Hitting slumps — whether trying to avoid them or breaking out of them — is about confidence. That can be a product of experience, which is among the many things the young White Sox lack.
“Confidence is the biggest thing that we’re trying to maintain with every player,’’ manager Rick Renteria said. “You have to find balance between allowing them to go out there and not particularly get the results that they want. But the biggest challenge that we have is to make sure they focus on their approaches and the things that they’re supposed to be doing to give themselves a chance.’’
The Sox had been stymied by Indians pitching as much as their offensive shortcomings, going scoreless in the first two games of the weekend series with the defending American League champs.
That the Sox took the first series against the Indians last week in Cleveland played into things, too.
“Look, they came in here wanting to show they are the reigning American League champions,’’ Renteria said. “ ‘You guys came into our town and took two out of three from us. We are not that club.’ ’’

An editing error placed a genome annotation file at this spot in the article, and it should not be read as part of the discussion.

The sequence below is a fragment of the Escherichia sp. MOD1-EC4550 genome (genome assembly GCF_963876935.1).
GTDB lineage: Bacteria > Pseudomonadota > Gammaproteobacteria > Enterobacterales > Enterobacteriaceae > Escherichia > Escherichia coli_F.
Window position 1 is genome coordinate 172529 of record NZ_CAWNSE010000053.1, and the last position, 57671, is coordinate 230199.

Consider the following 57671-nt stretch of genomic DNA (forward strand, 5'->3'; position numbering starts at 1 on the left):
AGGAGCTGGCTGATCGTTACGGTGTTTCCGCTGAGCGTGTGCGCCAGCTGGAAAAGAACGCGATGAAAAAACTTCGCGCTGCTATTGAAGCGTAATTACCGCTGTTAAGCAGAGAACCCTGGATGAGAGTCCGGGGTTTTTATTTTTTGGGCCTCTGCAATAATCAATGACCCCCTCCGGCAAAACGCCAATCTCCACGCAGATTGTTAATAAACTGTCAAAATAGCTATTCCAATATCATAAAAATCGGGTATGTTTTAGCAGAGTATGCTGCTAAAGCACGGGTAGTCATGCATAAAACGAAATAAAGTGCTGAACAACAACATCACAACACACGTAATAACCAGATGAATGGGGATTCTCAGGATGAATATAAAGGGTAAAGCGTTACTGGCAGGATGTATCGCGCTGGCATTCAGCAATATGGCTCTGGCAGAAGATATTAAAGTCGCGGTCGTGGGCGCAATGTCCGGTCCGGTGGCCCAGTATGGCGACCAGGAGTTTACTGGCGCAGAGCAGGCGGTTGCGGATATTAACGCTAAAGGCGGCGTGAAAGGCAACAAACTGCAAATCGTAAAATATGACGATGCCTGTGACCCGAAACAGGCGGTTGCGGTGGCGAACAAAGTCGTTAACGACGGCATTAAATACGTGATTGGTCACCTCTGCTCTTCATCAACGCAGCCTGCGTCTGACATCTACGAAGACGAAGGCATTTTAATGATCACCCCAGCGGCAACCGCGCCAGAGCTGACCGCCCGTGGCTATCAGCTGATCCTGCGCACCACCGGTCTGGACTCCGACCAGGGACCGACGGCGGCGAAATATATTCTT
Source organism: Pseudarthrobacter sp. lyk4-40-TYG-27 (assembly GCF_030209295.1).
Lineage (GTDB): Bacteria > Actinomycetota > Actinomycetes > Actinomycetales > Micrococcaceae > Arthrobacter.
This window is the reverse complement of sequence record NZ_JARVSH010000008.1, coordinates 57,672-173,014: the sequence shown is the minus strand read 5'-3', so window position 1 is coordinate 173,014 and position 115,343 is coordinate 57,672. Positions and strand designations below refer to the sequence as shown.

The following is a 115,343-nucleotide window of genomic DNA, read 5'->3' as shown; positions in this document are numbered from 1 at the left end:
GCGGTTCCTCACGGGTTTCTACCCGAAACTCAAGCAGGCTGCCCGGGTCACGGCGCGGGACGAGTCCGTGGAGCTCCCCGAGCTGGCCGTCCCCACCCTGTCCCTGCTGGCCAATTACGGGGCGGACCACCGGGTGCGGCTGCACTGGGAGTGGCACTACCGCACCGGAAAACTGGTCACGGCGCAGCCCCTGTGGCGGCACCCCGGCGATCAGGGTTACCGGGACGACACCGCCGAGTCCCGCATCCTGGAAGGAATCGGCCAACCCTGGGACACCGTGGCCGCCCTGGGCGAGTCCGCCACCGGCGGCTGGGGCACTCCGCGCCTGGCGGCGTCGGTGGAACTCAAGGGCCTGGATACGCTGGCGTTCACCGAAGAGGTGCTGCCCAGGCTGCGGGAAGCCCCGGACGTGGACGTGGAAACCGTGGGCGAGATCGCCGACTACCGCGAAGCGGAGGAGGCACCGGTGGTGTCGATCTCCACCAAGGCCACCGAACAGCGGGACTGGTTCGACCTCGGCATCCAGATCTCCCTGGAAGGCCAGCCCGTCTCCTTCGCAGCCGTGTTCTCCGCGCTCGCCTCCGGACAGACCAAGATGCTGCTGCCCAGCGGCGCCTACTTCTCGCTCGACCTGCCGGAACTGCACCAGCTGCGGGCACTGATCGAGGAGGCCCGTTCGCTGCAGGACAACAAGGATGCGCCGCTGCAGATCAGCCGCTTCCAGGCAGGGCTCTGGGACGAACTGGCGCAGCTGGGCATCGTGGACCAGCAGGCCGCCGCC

Renteria said players need to focus on the mindset stressed in spring training — approaches at the plate and preparation.
David Robertson hadn’t pitched in five days before getting the call in the ninth. But the Sox’ closer was going to pitch Sunday even if it wasn’t in the ninth, Renteria said.
“We talked before the game that regardless of the situation, I had to get him in,’’ Renteria said.
Pitchers Carlos Rodon (bursitis left biceps) and Jake Petricka (strained right back muscle) were in town to be evaluated as they continue to recover. Renteria said both have done moderate workouts but do not have timetables to begin work on the field.
Pitcher Jake Putnam, who left Saturday’s game with soreness in the back of his right elbow, is getting treatment and considered day-to-day. Melky Cabrera, who also left the game after jamming his left wrist attempting to make a catch, was in the lineup Sunday as the DH.
Part of the reason the bench was so excited Saturday after Jacob May got his first major-league hit wasn’t just the length of time it took to break the slump but the reaction to it.
“Everyone in the dugout was elated — and so were the fans,’’ Renteria said. “Even though we were losing, [the fans] had seen him grinding it out. It’s a big pick-me-up because we know they are paying attention. We loved it.’’
In Sox history, May’s 0-for-26 stretch to start a career was -exceeded only by the 0-for-32 rut by outfielder Randy Moore in 1927-28.
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